Rosetta: 1,000 Kilometers and Closing In on a Comet

The entire universe in blog form
Aug. 2 2014 1:57 PM

Rosetta: 1,000 Kilometers and Closing

67P/Churyumov-Gerasimenko
Comet 67P/Churyumov-Gerasimenko from 1,000 kilometers. Click to encomenate.

Photo by ESA/Rosetta/NAVCAM

Getting closer ...

This shot was taken by the Rosetta spacecraft on Aug. 1, 2014, when it was just over 1,000 kilometers (630 miles) from the comet 67P/Churyumov-Gerasimenko. It has twice the resolution as the picture I posted a few days ago (I enlarged the image a bit), and we're about a week away from Rosetta entering orbit, 100 kilometers from the dirty ice ball—photos taken at that point will have 10 times the resolution of this one.

Advertisement

It looks very much like we're starting to see rubble on the surface—the white spot to the upper right is casting a shadow, and it looks to be about 100 meters across or so. Update, Aug. 2, 2014 at 18:15 UTC: The "rubble" in the above NAVCAM image doesn't appear to be in the OSIRIS image below, so they look like they're image artifacts (sometimes you get oddities in images that aren't real due to cosmic rays and other events). I shouldn't have jumped to a conclusion... as I say in the first update below, I'll hold off speculating further ...

I can't wait for the higher-res shots!

67P/Churyumov-Gerasimenko
OSIRIS camera image of the comet also taken from a distance of 1,000 kilometers.

Photo by ESA/Rosetta/MPS for OSIRIS Team MPS/UPD/LAM/IAA/SSO/INTA/UPM/DASP/IDA

Update, Aug. 2, 2014 at 18:00 UTC: And no sooner do I post this that I find out that a higher-res OSIRIS camera image has been released! It's amazing.

We're seeing lots of detail here, though it's difficult to say just yet what exactly is going on. The surface is definitely rough, though it has smoother areas, much like those seen in previously visited comets. I won't speculate here, since we'll know better very very soon. Read Emily Lakdawalla's post at The Planetary Society for more.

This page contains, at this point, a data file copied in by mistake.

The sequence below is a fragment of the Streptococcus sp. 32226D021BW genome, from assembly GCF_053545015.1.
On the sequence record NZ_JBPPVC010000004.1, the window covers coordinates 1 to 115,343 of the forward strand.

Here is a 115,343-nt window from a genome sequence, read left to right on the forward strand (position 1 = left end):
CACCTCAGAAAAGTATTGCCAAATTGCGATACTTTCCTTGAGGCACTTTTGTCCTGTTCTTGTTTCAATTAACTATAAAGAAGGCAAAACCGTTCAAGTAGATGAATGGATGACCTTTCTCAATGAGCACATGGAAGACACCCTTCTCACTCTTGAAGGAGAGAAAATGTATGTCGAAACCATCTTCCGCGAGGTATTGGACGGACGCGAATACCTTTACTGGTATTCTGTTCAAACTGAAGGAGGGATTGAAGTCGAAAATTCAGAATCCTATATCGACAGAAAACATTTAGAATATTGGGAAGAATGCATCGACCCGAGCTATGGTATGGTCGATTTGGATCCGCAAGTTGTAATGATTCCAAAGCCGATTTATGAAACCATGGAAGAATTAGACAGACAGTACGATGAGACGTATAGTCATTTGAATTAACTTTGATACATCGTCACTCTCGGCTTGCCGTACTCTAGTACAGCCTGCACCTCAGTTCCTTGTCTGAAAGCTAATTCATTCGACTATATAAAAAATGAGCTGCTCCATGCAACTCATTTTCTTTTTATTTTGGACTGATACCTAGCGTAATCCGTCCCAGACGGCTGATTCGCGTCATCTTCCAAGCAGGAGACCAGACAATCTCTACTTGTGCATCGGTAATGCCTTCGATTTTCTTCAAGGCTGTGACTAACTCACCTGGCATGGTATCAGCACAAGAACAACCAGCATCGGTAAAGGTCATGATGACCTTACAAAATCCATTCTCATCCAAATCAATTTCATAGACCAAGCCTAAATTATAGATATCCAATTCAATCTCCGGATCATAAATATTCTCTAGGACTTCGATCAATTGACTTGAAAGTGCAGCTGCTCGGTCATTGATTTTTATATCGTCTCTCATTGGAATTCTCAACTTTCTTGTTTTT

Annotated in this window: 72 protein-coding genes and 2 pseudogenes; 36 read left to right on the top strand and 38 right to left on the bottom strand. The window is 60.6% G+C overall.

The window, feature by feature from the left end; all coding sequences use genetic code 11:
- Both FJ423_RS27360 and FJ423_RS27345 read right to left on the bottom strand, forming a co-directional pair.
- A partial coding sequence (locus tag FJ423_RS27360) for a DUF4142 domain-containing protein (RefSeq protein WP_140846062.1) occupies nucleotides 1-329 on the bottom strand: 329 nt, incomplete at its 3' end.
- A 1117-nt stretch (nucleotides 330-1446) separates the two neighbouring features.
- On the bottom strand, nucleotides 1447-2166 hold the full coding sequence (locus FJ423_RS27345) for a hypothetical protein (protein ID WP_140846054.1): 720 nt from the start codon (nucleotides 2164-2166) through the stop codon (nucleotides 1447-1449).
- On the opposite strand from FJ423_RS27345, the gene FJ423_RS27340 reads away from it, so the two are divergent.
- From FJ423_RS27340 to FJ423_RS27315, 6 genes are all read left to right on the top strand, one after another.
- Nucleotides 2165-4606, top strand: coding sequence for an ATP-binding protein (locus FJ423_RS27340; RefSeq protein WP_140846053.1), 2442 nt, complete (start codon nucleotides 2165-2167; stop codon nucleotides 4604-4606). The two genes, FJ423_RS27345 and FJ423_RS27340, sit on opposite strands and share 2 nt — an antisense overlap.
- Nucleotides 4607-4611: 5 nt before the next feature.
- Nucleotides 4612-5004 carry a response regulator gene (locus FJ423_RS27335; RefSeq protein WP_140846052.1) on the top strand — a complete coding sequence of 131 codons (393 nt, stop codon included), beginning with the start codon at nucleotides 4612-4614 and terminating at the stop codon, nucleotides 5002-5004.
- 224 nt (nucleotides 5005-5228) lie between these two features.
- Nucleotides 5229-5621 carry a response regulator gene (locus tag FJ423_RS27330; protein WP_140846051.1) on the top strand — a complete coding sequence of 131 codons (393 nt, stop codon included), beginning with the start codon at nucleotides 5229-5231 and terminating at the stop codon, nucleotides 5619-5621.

Phil Plait writes Slate’s Bad Astronomy blog and is an astronomer, public speaker, science evangelizer, and author of Death From the Skies!  

TODAY IN SLATE

Sports Nut

Grandmaster Clash

One of the most amazing feats in chess history just happened, and no one noticed.

The Extraordinary Amicus Brief That Attempts to Explain the Wu-Tang Clan to the Supreme Court Justices

Amazon Is Officially a Gadget Company. Here Are Its Six New Devices.

Uh-Oh. The World’s Oceans Have Broken Their All-Time Heat Record.

The NFL Explains How It Sees “the Role of the Female”

Future Tense

How to Keep Apple From Sharing Your iPhone Data With the Police

Food

How to Order Chinese Food

First, stop thinking of it as “Chinese food.”

A Simple Way to Keep Apple From Sharing Your iPhone Data With the Police

The Country Where Women Aren’t Allowed to Work Once They’re 36 Weeks’ Pregnant

The XX Factor
Sept. 18 2014 11:40 AM The Country Where Women Aren’t Allowed to Work Once They’re 36 Weeks’ Pregnant
  News & Politics
Weigel
Sept. 18 2014 8:20 PM A Clever Attempt at Explaining Away a Vote Against the Farm Bill
  Business
Moneybox
Sept. 18 2014 6:02 PM A Chinese Company Just Announced the Biggest IPO in U.S. History
  Life
Outward
Sept. 18 2014 4:15 PM Reactions to a Sketch of Chelsea Manning Reveal Transmisogyny
  Double X
Doublex
Sept. 18 2014 8:07 PM Crying Rape False rape accusations exist, and they are a serious problem.
  Slate Plus
Behind the Scenes
Sept. 18 2014 1:23 PM “It’s Not Every Day That You Can Beat the World Champion” An exclusive interview with chess grandmaster Fabiano Caruana.
  Arts
Brow Beat
Sept. 18 2014 4:33 PM The Top 5 Dadsplaining Moments From The Cosby Show
  Technology
Future Tense
Sept. 18 2014 6:48 PM By 2100 the World's Population Could Be 11 Billion
  Health & Science
Science
Sept. 18 2014 3:35 PM Do People Still Die of Rabies? And how do you know if an animal is rabid?
  Sports
Sports Nut
Sept. 18 2014 11:42 AM Grandmaster Clash One of the most amazing feats in chess history just happened, and no one noticed.